Fishermen Turn to Apps and AI to Tackle Climate Change
From weather predicting apps to using artificial intelligence to monitor the fish they catch, small-scale fishermen and coastal communities are increasingly turning to digital tools to help them be more sustainable and tackle climate change.
Overfishing and illegal fishing by commercial vessels inflict significant damage on fisheries and the environment, and take food and jobs from millions of people in coastal communities who rely on fishing, environmental groups say.
In addition, climate change affects on small-scale fishermen—who account for about 90% of the world’s capture fishermen and fish workers—include fish moving to new areas in search of cooler waters or if their habitat is destroyed, rising sea levels, and an increase in the number of storms.
Launched in January by nonprofit Environmental Defense Fund (EDF), the Small-Scale Fisheries Resource and Collaboration Hub (SSF Hub) is a multilingual website that aims to bring together fishermen, their communities and advocacy groups to connect, share ideas and find solutions to the problems they face.
“Small-scale fishers are already facing many challenges—from multiple marine uses, declining fish stocks, threats from over-fishing—and climate change is just going to exacerbate those challenges,” said Alexis Rife, director of small-scale fisheries initiatives at EDF.
“That means that their livelihoods are at risk. It means that their food security is at risk ... it’s a pretty dire situation,” she told the Thomson Reuters Foundation.
The website has a resource library where fishermen can search for topics of interest, free online courses, a community forum, discussion groups, an events page and a blog section.
Although it requires a smart phone or computer and internet connection to access—which is often patchy in coastal areas—Rife said it had low data requirements and they are looking at ways to enable users to view its information offline.
The website’s resources can be easily shared via WhatsApp, Facebook or Twitter—platforms already widely used by many small-scale fishers to help get the best prices.
EDF also has a pilot project in Indonesia’s Lampung province on Sumatra island that uses an app to record and monitor catch in blue swimming crab fisheries to enable them to be more sustainable.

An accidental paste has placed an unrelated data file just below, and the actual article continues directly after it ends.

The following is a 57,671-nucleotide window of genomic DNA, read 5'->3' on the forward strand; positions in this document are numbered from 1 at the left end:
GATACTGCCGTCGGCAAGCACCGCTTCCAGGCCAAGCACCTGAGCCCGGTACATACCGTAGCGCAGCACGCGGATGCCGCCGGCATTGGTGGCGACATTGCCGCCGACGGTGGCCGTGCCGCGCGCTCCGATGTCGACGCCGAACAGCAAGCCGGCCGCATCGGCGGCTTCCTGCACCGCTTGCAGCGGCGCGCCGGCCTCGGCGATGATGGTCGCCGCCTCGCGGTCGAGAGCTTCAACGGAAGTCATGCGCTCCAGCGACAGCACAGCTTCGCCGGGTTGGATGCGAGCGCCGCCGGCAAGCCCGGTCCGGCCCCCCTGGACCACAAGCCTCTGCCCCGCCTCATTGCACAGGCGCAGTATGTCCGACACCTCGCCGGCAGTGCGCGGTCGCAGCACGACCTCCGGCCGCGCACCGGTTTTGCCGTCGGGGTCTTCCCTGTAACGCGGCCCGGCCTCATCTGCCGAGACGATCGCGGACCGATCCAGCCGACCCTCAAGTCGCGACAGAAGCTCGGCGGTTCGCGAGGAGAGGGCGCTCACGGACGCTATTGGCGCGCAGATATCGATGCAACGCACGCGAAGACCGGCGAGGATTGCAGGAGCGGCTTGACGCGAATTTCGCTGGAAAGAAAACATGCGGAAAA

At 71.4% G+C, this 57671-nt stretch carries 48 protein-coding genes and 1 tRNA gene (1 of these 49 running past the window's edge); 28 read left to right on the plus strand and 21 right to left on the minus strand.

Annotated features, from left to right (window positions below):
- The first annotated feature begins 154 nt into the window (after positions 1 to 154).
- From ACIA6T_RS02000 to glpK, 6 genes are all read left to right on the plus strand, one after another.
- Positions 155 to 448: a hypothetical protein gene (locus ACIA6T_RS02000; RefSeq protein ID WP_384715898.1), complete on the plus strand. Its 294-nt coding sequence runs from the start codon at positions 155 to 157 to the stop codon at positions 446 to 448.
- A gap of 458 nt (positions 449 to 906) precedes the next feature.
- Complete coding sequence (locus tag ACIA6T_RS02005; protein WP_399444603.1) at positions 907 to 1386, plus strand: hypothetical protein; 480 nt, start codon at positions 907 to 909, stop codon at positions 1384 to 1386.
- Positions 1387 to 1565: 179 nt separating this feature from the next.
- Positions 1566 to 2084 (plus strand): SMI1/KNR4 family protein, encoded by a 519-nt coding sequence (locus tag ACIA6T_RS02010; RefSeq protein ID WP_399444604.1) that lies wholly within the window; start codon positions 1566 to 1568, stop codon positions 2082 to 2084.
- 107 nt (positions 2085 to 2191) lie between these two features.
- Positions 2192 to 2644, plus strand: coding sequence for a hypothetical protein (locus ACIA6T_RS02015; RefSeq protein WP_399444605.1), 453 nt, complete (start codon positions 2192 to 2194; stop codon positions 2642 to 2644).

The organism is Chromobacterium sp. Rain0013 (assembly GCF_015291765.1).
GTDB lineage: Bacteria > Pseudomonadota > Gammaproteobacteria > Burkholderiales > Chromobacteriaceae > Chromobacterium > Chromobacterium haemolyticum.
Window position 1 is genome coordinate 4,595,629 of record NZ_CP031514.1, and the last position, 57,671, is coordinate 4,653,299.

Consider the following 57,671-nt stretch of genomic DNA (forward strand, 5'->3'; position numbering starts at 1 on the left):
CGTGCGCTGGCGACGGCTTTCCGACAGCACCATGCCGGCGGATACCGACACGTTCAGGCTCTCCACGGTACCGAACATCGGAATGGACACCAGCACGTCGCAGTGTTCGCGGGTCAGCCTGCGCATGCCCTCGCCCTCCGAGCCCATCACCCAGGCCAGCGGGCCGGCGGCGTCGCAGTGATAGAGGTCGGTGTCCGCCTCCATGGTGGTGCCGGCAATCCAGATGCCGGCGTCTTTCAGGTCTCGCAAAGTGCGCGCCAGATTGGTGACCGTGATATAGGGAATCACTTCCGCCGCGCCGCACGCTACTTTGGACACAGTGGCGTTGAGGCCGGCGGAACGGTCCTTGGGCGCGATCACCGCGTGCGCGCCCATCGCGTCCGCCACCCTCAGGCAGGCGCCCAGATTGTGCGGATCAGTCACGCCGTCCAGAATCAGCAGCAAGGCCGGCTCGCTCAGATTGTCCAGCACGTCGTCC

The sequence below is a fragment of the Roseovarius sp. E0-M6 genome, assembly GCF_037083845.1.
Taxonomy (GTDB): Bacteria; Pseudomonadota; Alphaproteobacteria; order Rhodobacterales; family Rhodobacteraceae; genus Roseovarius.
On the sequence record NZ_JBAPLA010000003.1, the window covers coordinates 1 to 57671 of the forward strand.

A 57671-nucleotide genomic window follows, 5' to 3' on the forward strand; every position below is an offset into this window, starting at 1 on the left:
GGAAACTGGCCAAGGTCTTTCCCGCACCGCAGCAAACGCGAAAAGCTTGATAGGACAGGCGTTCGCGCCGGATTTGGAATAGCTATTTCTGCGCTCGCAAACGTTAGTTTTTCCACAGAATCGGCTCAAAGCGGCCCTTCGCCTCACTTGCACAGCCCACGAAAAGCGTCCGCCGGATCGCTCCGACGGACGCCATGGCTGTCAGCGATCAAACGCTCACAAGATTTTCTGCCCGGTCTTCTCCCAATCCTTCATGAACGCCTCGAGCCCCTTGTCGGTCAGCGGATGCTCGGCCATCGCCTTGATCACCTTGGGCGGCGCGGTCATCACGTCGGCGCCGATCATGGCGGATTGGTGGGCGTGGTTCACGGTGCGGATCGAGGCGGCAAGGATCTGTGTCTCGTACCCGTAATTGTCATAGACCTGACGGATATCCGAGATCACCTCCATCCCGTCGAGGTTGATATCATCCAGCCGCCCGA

A separate pilot in Indonesia uses cameras with artificial intelligence (AI) and algorithms to monitor how many vessels are going out to sea and estimate their catch.
“Fishing is the backbone of coastal and inland fisheries communities around the globe, providing food and nutrition, supporting fishing-related jobs ... (and) helping alleviate poverty,” said Simon Cripps, executive director for marine conservation at green group the Wildlife Conservation Society.
Find a balance
Since 2007, Taiwan has mandated that all small-scale fishermen use global positioning system (GPS) devices—that give a vessel’s location every three minutes—with the data collected and analyzed along with reports on fish catches, gear used, and auctions.
The data and monitoring gives insight into assessing fishery conditions, fisheries livelihoods and food security, and helps shape government policy.
The system was also used in 2016 to estimate loss of earnings and allocate reparations to fishermen after an oil spill.
“This year, the device has been rather helpful in assessing fishery conditions and for offshore wind power farms—trying to find a balance between the environmental protection, fishing ground, and power industries,” said William Hsu, associate professor at the National Taiwan Ocean University, which helped with the project.
To alleviate privacy concerns, the government gave assurances that the data would be kept private unless ordered by a court and instigated fuel subsidies as an incentive for users.
In South Africa, the Abalobi app for small fisheries was launched about five years ago and enables users to log catches, record fish sales, capture daily expenses, find buyers and see the latest fishing regulations and notices.
Simon Funge-Smith, senior fishery officer at the United Nations’ Food and Agriculture Organization (FAO) in the Asia-Pacific, said while many technologies can be useful for advocacy groups, fishers’ groups and researchers, their benefits to small-scale fishers are limited.
Language, limited coverage of phone networks, and data requirements, can hold back many technologies, he said.
Apps that track locations and fish catches using less time-consuming and simple entries, or help users comply with rules and laws, are more likely to succeed in empowering small-scale fishermen, he said.
Mobile phones and online banking apps have “transformed” fishing and “lubricated the entire trading arrangement of what is a very perishable product”, Funge-Smith said.
The threat of data collected by digital tools being misused—like for taxation—is not huge, he said, adding that this would discourage its use or cause its misuse.
Ohi Masuda has been a geoduck and scallops fisherman for more than a decade near Baja California, Mexico, maintaining a family tradition that began when his ancestors came to Mexico from Japan in the 1950s.
Masuda has to cope with rising sea temperatures impacting the types of fish he can catch, and the need of cool water for the processing of fish before being shipped to Asia.
“It could help us to innovate,” he said about the SSF Hub, while conceding that limited internet connection could hinder access for some fishermen.
"In Mexico, we often believe that we need to concentrate our efforts only on catching enough fish to sustain a fishery without investing in post-harvest processes, transportation, added value, management, or distribution."
(Reporting by Michael Taylor; Editing by Belinda Goldsmith; Credit: Thomson Reuters Foundation)